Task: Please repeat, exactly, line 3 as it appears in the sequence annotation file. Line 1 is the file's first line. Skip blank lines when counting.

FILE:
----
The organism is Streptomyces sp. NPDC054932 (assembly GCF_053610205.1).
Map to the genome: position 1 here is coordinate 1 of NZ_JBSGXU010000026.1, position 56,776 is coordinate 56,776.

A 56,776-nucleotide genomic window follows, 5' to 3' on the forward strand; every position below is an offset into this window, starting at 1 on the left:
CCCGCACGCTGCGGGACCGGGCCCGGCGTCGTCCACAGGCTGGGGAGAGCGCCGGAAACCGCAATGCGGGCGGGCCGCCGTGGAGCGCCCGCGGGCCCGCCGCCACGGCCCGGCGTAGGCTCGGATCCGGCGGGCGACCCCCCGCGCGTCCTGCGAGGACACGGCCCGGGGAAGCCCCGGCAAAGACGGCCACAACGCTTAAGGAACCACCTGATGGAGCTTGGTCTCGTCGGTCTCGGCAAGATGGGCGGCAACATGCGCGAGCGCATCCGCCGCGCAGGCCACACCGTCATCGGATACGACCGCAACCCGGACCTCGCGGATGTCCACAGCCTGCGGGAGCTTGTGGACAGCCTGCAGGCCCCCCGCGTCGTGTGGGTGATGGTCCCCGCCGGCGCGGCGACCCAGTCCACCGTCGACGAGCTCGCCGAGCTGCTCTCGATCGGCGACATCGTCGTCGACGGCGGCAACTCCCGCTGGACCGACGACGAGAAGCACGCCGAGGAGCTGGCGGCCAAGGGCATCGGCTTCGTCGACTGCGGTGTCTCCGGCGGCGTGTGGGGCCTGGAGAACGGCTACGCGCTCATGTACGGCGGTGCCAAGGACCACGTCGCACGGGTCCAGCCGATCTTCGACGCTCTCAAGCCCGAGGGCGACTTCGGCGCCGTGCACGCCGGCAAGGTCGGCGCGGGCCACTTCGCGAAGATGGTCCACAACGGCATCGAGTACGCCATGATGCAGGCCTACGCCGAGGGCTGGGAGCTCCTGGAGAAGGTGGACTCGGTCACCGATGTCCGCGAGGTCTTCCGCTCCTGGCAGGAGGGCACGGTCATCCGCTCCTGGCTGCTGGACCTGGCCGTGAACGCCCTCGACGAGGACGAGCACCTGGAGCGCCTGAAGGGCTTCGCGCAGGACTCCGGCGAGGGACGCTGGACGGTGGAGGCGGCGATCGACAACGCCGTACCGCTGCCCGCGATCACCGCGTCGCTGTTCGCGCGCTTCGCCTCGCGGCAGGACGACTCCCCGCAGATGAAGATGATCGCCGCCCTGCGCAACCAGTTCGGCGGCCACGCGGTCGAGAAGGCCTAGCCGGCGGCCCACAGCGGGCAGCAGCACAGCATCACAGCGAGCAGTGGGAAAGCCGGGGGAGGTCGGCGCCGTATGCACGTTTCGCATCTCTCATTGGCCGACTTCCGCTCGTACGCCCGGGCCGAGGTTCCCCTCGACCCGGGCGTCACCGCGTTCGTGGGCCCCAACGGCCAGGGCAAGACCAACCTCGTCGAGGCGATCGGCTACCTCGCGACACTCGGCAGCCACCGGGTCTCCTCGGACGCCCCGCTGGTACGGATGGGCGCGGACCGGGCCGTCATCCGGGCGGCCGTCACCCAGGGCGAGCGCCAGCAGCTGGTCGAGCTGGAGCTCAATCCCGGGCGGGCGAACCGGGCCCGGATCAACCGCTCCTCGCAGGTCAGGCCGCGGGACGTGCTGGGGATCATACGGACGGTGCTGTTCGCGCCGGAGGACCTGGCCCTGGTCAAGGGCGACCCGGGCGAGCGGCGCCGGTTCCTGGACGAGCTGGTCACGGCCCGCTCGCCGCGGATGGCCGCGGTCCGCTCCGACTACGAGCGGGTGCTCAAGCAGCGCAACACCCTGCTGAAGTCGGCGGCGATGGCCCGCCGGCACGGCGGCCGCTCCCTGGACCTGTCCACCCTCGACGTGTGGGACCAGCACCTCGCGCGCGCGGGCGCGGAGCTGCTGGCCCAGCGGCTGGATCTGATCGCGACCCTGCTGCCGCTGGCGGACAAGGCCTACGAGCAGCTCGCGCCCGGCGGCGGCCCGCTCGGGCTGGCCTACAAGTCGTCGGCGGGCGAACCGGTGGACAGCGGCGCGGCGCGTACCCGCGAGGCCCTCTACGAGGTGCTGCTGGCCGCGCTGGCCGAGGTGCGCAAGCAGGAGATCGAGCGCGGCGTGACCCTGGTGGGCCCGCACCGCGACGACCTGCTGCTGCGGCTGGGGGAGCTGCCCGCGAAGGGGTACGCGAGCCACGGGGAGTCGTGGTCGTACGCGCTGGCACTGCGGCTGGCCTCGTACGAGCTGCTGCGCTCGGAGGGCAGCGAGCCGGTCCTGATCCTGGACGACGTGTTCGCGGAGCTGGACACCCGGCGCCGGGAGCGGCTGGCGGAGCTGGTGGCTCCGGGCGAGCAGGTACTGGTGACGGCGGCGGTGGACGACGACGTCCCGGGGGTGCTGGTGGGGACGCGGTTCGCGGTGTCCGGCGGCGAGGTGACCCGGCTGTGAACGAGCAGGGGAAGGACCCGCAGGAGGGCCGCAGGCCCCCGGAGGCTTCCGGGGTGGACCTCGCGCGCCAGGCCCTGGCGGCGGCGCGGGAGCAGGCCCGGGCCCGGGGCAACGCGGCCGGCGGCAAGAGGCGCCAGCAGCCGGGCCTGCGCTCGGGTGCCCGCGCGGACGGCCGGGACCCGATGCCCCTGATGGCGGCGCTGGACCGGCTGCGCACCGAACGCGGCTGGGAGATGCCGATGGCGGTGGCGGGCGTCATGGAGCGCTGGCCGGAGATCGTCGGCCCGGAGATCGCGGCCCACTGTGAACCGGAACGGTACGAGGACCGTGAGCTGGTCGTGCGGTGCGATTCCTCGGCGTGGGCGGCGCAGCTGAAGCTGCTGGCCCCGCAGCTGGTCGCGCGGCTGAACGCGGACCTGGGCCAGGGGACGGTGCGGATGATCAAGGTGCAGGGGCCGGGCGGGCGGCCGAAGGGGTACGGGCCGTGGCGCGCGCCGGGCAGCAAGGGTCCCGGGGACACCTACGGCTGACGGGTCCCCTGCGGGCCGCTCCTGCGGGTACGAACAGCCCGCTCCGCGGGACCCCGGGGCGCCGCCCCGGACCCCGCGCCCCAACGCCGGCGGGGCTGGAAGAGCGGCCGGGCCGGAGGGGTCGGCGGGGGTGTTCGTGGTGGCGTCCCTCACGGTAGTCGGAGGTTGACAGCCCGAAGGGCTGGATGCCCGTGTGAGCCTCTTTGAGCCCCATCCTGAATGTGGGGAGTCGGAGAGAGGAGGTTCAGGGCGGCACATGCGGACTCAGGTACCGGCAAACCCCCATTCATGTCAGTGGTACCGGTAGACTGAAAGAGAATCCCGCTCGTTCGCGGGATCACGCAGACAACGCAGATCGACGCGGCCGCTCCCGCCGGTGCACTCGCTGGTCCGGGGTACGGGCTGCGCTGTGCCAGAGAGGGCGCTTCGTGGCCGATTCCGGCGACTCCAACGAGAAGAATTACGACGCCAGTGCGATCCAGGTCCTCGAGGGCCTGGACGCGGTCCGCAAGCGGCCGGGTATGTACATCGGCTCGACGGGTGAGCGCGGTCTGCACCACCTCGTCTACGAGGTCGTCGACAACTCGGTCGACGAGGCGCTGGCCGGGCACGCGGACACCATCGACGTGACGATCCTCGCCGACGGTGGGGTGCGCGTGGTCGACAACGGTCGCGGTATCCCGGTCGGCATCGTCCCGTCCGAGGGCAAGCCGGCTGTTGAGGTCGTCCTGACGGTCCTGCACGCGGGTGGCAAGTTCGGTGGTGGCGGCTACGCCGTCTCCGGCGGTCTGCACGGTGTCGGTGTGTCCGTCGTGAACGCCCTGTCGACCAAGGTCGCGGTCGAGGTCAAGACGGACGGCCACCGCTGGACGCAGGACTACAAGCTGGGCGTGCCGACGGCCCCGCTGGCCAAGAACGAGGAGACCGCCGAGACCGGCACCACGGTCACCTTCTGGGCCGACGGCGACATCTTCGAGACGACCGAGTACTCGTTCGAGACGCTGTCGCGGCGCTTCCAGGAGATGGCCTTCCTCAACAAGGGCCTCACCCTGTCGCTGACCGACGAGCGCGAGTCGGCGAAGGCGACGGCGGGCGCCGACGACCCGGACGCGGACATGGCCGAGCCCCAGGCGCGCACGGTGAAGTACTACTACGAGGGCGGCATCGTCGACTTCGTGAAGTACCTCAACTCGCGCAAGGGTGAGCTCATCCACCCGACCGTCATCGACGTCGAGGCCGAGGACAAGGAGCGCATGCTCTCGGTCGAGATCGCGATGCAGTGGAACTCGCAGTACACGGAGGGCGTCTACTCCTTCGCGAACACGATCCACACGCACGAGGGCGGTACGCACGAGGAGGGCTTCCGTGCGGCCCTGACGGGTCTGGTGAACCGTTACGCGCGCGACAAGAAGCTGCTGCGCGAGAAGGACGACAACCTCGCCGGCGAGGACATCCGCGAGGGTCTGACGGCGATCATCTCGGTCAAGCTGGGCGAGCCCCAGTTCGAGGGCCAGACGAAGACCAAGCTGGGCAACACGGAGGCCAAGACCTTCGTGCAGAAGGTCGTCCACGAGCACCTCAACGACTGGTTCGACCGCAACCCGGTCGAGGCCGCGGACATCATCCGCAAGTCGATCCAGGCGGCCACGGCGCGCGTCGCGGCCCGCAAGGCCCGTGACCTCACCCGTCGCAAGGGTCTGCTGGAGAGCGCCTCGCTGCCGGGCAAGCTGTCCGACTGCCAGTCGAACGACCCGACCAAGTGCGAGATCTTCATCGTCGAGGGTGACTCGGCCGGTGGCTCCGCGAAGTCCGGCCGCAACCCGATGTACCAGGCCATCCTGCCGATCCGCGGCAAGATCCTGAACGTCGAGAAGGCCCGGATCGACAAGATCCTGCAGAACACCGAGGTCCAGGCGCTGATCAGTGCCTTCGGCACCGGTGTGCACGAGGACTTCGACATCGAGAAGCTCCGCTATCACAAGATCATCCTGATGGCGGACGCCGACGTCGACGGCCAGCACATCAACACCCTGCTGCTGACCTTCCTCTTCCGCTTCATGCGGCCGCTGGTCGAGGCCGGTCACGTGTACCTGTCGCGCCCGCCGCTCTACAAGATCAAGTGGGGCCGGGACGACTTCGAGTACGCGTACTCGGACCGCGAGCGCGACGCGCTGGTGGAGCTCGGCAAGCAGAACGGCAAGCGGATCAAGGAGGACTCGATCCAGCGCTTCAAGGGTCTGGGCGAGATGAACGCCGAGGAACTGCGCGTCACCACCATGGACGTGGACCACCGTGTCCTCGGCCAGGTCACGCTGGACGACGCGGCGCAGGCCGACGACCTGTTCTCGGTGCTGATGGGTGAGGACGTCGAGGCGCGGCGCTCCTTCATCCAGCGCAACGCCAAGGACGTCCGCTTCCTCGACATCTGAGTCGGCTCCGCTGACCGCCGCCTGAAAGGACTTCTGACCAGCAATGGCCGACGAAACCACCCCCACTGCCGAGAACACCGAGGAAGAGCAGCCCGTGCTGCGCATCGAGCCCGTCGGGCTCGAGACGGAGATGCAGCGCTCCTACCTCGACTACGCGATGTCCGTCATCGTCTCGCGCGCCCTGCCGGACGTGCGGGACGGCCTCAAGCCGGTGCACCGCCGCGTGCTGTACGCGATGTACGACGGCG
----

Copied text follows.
A 56,776-nucleotide genomic window follows, 5' to 3' on the forward strand; every position below is an offset into this window, starting at 1 on the left: